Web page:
Would making a pledge that your graduates will land jobs, especially these days, be a risky move? It hasn't turned out that way for Thomas College (Maine). Since 1999, administrators have maintained such a vow through a contractual partnership between the institution and its undergrads - and the down economy has not been an extra burden.

So how does the Guaranteed Job Placement Program, or G-Job, work? If baccalaureate graduates don't secure employment within six months, G-Job offers two options: re-enroll at Thomas for free or have the college pay their monthly federal subsidized student loans for up to a year or until a job is landed. Those who choose to head back to class may either take an unlimited number of tuition-free undergraduate courses for up to two years or take up to half of the graduate courses required to complete any master's degree program at Thomas.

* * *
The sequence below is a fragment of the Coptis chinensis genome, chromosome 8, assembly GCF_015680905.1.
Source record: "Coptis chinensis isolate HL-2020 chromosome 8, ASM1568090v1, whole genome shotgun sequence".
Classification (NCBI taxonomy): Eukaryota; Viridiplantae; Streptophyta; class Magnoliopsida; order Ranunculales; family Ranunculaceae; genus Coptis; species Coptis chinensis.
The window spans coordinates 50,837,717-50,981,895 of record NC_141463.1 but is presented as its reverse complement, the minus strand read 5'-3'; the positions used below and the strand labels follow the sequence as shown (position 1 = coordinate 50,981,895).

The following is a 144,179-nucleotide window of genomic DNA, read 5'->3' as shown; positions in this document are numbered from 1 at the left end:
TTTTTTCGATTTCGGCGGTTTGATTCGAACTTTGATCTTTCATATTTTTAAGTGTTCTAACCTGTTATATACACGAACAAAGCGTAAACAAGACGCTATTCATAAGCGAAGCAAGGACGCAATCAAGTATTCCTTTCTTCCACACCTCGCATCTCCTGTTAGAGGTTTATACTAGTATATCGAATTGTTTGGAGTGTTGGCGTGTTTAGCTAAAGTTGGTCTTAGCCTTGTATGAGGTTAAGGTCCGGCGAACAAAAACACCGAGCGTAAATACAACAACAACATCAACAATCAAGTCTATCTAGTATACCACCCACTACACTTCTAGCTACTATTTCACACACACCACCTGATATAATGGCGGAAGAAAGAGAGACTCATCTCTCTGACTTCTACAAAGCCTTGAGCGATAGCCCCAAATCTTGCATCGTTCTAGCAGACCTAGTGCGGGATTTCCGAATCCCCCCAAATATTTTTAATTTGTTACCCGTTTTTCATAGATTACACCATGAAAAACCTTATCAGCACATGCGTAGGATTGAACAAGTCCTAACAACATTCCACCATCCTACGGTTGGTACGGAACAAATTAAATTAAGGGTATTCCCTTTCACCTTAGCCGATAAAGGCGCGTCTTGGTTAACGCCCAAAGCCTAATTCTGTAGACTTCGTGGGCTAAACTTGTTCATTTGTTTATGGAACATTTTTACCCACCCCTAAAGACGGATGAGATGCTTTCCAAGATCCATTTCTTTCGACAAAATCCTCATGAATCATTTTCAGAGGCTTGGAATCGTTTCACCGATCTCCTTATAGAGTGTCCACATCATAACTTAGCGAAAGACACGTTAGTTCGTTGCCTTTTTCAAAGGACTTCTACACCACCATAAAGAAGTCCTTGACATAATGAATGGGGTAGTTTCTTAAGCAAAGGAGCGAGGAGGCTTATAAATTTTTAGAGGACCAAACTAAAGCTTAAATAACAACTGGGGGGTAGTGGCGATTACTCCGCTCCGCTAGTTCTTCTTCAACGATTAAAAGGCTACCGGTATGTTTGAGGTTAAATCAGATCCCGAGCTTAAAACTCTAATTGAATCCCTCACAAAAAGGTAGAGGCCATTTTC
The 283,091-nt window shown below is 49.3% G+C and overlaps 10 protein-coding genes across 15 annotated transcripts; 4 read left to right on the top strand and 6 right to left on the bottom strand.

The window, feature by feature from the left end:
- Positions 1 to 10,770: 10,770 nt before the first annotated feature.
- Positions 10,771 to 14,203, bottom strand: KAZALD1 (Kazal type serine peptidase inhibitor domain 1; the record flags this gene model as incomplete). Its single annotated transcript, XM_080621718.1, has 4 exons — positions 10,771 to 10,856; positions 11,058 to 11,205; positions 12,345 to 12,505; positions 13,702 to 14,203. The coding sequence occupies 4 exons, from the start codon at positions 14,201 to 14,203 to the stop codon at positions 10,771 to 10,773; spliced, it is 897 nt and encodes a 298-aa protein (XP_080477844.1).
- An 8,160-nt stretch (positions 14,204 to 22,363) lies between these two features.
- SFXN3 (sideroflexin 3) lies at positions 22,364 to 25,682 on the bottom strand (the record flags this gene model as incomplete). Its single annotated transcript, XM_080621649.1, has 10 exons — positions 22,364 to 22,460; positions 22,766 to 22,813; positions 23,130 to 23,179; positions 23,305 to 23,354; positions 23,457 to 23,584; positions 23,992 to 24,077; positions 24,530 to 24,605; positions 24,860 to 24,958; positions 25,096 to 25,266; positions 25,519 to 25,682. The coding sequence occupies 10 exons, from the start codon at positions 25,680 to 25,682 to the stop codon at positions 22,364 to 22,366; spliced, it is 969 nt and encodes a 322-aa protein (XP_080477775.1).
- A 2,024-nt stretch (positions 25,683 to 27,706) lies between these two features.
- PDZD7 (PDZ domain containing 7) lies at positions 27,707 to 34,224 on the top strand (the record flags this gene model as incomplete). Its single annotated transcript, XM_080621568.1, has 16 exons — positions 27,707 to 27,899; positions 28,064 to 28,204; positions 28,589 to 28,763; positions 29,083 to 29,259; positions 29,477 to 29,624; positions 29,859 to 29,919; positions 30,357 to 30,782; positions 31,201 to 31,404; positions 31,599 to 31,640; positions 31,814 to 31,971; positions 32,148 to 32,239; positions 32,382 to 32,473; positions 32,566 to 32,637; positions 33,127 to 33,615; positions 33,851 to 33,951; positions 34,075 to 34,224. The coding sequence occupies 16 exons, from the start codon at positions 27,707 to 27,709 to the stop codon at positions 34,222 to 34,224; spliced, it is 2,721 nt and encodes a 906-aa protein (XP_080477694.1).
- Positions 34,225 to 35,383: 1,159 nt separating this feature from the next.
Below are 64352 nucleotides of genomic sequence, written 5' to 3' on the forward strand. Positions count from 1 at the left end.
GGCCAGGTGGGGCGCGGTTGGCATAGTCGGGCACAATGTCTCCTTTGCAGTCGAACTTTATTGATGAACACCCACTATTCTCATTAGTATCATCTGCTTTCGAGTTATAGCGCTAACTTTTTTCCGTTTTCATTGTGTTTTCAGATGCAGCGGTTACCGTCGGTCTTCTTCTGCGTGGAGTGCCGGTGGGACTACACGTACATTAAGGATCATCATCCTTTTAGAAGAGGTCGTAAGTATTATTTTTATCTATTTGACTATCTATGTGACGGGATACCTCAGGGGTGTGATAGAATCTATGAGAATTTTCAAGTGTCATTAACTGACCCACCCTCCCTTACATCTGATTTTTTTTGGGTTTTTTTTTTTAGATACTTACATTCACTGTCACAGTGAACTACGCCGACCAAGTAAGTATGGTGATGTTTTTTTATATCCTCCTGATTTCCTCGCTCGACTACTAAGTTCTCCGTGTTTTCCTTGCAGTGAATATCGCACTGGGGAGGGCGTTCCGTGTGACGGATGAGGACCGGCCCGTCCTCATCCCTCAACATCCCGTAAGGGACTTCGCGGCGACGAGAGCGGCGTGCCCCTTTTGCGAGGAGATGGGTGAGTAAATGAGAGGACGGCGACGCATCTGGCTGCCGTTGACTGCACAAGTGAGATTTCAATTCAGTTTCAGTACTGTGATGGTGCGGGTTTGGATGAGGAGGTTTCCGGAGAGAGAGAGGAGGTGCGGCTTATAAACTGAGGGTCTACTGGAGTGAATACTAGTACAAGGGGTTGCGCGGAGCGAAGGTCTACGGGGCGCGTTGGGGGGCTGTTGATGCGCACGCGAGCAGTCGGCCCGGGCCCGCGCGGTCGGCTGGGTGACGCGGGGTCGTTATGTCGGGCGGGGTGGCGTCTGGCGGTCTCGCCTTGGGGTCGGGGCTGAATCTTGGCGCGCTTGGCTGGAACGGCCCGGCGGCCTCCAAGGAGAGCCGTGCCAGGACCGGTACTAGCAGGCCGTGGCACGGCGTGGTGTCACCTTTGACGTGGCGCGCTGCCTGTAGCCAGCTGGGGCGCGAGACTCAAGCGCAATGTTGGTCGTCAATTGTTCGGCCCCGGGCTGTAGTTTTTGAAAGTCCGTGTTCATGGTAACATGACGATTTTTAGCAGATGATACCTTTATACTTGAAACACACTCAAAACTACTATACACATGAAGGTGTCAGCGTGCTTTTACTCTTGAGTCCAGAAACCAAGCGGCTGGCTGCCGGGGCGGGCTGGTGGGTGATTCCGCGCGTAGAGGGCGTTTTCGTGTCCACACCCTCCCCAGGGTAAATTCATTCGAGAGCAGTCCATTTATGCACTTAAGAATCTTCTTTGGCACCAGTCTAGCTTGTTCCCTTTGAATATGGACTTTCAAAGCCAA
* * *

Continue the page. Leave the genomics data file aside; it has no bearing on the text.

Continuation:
Incoming students sign written agreements at their summer orientation. Students must maintain at least a 2.75 GPA, be in good financial standing, complete an internship within their major, and have contact with career services.

Another part of the guarantee: Grads who land a position outside of their field of study and find that job is not for them are also welcome to come back to take the tuition-free courses.

With any of these options, grads must be in contact with career services to begin receiving either benefit by the start of the second semester after they graduate.

Provost Thomas Edwards admits there was concern about G-Job's guarantee when the economy began to unravel, but he says the job placement rate for graduates has remained high (on average, 95 percent). So far, only six graduates have ever taken advantage of the guarantee (two of them in the past two years). Most of them opted to take graduate courses.

Used in marketing efforts, G-Job may be bringing solace to state officials over concerns about a Maine brain drain, says Edwards. "We find that a higher percentage of our graduates are staying in Maine."